Johnston County Ag Report

Johnston County Ag Report

April 15, 2014

 

The Johnston County Ag Report is edited weekly by Agricultural Extension Agents at the Johnston County Extension Center.  If you have any questions about the content, please call the Extension Center at 919-989-5380.

Contributors:

Tim Britton, Extension Agent – Field Crops

Dan Wells, Extension Agent – Livestock

Amie Newsome, Extension Agent – Horticulture

Shawn Banks, Extension Agent – Horticulture

Bryant Spivey, County Extension Director

Johnston County Ag-Business Tour-June 27, 2014

Johnston County Ag Center

2736 NC 210 Hwy Smithfield, NC, 27577

919-989-5380

7:30 AM

7:45 AM

BASF

12 Davis Drive Research Triangle Park, NC 27709

(919) 549-8181

8:45 AM

10:30 AM

Granville Equipment Company

4602 A Watkins Road
Oxford, North Carolina 27565

1 (919) 693-7268

11:15 AM

12:30PM

Lunch

Granville County Expo Center

4185 U.S. 15, NC 27565
(919) 693-5240

12:45 PM

1:45 PM

Evans Mactavish Agricraft

123 Ivy Ct, Wilson, NC 27893
(252) 243-4006

3:15 PM

4:45 PM

Johnston County Ag Center

2736 NC 210 Hwy Smithfield, NC, 27577

919-989-5380

5:30 PM

 A light breakfast will be provided at the Johnston County Ag Center and lunch will be provided at the Granville County Expo Center.  One hour of pesticide credit will be offered in all categories except V. The fee for the tour will be $10.00 for members and guest, and $20.00 for non-members.  Fees include transportation, breakfast and lunch. Anyone interested should call Cooperative Extension Service at (919) 989-5380 by June 13, 2014.

 Tobacco Crop Updates-From Bryant Spivey

I realize that many of you may not consider yourselves to be technologically savvy.  Quite frankly, I consider myself to be somewhat challenged by technology.  However, on a cold snowy day this winter I created a Twitter account.  Using this medium I am posting very brief information 2-3 times per week that I find interesting about the tobacco crop and that is all.  Thus far, I have posted pictures of collar rot, pythium, rodent damage, bleach injury, ant damage, Rhizoctonia damping-off, slug damage, and more from local tobacco greenhouses. These posts never include any personal information about where the picture was taken. It is my intention to continue posting similar information throughout the production season to help others learn about what is going on with the tobacco crop.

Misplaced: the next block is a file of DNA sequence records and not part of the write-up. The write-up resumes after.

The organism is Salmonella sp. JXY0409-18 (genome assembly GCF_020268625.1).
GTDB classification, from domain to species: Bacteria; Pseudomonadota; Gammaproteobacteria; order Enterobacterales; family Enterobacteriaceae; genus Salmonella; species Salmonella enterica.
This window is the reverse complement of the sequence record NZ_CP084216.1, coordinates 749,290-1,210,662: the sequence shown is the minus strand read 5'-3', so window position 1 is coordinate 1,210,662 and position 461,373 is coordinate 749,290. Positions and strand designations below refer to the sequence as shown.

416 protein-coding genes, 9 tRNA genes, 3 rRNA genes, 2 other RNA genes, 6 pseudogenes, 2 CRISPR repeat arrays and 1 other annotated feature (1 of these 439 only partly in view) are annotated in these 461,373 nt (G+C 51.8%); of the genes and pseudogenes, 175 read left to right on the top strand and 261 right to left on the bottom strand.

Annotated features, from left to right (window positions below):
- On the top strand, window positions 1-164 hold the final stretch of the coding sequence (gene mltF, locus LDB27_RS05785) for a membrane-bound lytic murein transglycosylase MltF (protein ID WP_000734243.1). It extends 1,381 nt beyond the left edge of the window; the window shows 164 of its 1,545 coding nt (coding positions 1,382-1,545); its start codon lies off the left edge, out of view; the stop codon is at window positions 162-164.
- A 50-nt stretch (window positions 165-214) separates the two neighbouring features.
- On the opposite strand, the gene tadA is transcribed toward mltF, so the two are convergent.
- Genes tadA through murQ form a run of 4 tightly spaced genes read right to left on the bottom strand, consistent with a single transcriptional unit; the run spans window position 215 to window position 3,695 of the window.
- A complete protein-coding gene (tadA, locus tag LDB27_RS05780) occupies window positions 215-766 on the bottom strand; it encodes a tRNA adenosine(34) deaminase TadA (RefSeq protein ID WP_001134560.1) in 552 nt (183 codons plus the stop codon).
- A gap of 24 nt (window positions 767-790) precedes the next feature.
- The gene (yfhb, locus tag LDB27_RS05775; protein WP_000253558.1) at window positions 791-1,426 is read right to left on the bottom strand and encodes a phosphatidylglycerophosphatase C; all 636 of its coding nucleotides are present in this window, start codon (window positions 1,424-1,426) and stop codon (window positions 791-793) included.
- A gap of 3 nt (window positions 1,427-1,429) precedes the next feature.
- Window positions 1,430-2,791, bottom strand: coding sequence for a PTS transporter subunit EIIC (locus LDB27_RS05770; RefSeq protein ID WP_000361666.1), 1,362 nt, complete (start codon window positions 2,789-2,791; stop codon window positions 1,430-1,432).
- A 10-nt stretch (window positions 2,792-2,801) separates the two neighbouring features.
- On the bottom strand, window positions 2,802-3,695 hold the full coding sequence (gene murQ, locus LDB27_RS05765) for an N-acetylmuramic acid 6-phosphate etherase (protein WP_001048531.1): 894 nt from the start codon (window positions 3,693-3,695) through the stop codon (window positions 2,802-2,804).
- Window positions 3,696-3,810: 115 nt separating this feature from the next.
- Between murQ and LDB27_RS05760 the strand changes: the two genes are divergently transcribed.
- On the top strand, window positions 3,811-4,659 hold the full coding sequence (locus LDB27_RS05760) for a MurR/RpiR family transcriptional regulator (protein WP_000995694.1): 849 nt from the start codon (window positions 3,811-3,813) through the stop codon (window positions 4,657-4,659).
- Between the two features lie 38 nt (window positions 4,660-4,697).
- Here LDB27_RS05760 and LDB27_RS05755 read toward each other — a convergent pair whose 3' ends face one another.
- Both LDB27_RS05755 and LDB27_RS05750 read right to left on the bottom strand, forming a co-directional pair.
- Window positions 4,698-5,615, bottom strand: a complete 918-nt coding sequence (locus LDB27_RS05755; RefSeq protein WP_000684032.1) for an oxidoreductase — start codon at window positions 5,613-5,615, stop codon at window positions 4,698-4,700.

How to follow with your phone: You can follow these posts using any cell phone if you choose.  You simply send a text message to 40404. The content of the message should be “follow @Tobaccodoc”.  After you do this, you will receive a text message every time that I post information.  If you decide that you no longer wish to follow, simply send 2 messages in a row to 40404 with the content “STOP”.  You will only be able to see posted pictures if you have web capability on your phone. Standard text message rates will apply, and on many phones this is free.  You can also follow by creating a Twitter account.  If you choose to follow by text, please let me know if possible.

Sometime in the future, I would like to know if this is useful or not. If farmers do not find it useful, then I will discontinue the use of this medium.

Email-I will also continue sending more detailed information by email as needed.

Private Applicators Recertification/Safety Classes

The North Carolina Cooperative Extension Service is inviting all private applicators whose license expires in 2014 to attend the last Private Applicator Pesticide Recertification/Safety class for 2014. This last two-hour class will be held on the following dates:

Thursday, September 11, 2014, beginning at 6:30-8:30 PM

The class will be at the Johnston County Ag Center in Smithfield on NC 210 Hwy.   Applicators are reminded that licenses expire at the end of the year, but all recertification credits must be obtained before September 30th of the year the license expires. Applicators are asked to bring their Pesticide Credit Report Card with the bar code scan along with them to class.  Please call Tim Britton at 989-5380 to check credits.

Pesticide Exam Schedule-Johnston County

The North Carolina Pesticide exams will be offered on Wednesday, August 13th at 1:00 PM at the Johnston County Ag Center.  To take the exam, bring valid ID (Drivers License) and calculator.  Please arrive by 12:30PM.  For anyone wishing to take the private applicator exam, there will be a review at 10:00 AM.

Johnston County Agribusiness Council Meeting-May 1st